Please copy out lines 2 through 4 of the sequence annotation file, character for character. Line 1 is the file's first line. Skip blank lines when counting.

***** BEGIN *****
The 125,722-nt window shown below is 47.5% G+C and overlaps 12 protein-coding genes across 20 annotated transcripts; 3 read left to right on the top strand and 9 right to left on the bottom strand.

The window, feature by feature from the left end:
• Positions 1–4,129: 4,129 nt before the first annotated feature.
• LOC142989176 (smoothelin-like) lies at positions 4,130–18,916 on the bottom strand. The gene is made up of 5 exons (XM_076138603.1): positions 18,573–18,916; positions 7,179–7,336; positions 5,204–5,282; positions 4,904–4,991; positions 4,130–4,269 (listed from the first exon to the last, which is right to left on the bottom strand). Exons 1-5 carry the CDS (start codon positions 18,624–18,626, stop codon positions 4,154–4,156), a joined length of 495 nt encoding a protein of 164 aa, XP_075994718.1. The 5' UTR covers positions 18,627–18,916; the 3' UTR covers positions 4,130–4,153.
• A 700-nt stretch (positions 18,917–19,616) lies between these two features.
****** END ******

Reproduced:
The window, feature by feature from the left end:
• Positions 1–4,129: 4,129 nt before the first annotated feature.
• LOC142989176 (smoothelin-like) lies at positions 4,130–18,916 on the bottom strand. The gene is made up of 5 exons (XM_076138603.1): positions 18,573–18,916; positions 7,179–7,336; positions 5,204–5,282; positions 4,904–4,991; positions 4,130–4,269 (listed from the first exon to the last, which is right to left on the bottom strand). Exons 1-5 carry the CDS (start codon positions 18,624–18,626, stop codon positions 4,154–4,156), a joined length of 495 nt encoding a protein of 164 aa, XP_075994718.1. The 5' UTR covers positions 18,627–18,916; the 3' UTR covers positions 4,130–4,153.